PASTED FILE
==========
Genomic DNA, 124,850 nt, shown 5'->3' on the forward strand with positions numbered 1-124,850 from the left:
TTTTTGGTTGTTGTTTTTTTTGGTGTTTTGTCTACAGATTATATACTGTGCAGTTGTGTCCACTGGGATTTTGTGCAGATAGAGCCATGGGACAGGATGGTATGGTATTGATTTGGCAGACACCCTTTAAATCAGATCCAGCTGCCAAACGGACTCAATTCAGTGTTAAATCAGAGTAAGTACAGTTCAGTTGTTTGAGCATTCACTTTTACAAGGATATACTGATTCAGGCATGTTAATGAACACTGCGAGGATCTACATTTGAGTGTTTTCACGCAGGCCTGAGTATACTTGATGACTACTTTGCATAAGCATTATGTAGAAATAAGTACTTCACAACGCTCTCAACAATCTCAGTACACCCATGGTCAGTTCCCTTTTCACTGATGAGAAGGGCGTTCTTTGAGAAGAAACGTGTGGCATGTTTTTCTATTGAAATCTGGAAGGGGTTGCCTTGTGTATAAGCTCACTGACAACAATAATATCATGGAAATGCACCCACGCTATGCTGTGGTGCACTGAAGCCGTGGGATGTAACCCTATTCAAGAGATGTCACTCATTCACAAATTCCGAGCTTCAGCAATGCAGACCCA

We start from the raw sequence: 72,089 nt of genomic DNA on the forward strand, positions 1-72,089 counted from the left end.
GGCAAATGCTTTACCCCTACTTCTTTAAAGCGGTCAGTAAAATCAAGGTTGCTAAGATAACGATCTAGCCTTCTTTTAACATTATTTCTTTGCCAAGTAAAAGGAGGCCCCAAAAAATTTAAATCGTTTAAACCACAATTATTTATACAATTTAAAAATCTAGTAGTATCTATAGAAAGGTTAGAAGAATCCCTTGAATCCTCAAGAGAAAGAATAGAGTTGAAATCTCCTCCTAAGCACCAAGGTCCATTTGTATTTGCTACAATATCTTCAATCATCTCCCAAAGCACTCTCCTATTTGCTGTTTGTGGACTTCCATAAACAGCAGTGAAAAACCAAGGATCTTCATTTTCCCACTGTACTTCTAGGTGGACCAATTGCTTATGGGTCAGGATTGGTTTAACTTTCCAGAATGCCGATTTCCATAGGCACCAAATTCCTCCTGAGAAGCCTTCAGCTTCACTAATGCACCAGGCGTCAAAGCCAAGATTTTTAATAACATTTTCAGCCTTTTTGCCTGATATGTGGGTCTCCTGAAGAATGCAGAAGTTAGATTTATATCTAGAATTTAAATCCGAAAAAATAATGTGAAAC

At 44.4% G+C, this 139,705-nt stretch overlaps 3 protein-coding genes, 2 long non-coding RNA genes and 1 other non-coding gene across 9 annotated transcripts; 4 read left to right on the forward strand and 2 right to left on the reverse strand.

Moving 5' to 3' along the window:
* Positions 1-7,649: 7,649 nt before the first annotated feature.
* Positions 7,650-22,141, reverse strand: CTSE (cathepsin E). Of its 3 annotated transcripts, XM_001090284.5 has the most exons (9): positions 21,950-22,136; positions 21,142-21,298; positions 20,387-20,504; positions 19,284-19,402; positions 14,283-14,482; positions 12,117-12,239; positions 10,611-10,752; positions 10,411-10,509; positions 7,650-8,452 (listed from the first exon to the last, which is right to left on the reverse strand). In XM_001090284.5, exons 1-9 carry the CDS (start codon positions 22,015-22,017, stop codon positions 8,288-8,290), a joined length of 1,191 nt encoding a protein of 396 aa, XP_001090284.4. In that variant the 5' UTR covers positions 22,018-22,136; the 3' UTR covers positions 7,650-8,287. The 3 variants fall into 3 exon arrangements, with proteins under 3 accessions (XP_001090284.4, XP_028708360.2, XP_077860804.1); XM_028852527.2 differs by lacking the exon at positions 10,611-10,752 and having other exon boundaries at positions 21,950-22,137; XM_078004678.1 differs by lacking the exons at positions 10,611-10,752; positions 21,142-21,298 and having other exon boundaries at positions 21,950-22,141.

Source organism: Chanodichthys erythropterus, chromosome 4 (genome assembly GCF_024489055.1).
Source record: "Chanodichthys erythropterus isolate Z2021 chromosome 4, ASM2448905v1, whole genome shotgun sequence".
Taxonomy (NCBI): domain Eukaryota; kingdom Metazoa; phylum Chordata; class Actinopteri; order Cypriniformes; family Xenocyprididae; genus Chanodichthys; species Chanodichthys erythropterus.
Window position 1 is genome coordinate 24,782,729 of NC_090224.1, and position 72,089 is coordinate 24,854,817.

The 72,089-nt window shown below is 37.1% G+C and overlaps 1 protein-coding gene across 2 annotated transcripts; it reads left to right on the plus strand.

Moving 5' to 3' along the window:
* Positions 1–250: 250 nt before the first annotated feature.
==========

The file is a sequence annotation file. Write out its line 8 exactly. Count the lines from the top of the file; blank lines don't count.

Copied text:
* Positions 7,650-22,141, reverse strand: CTSE (cathepsin E). Of its 3 annotated transcripts, XM_001090284.5 has the most exons (9): positions 21,950-22,136; positions 21,142-21,298; positions 20,387-20,504; positions 19,284-19,402; positions 14,283-14,482; positions 12,117-12,239; positions 10,611-10,752; positions 10,411-10,509; positions 7,650-8,452 (listed from the first exon to the last, which is right to left on the reverse strand). In XM_001090284.5, exons 1-9 carry the CDS (start codon positions 22,015-22,017, stop codon positions 8,288-8,290), a joined length of 1,191 nt encoding a protein of 396 aa, XP_001090284.4. In that variant the 5' UTR covers positions 22,018-22,136; the 3' UTR covers positions 7,650-8,287. The 3 variants fall into 3 exon arrangements, with proteins under 3 accessions (XP_001090284.4, XP_028708360.2, XP_077860804.1); XM_028852527.2 differs by lacking the exon at positions 10,611-10,752 and having other exon boundaries at positions 21,950-22,137; XM_078004678.1 differs by lacking the exons at positions 10,611-10,752; positions 21,142-21,298 and having other exon boundaries at positions 21,950-22,141.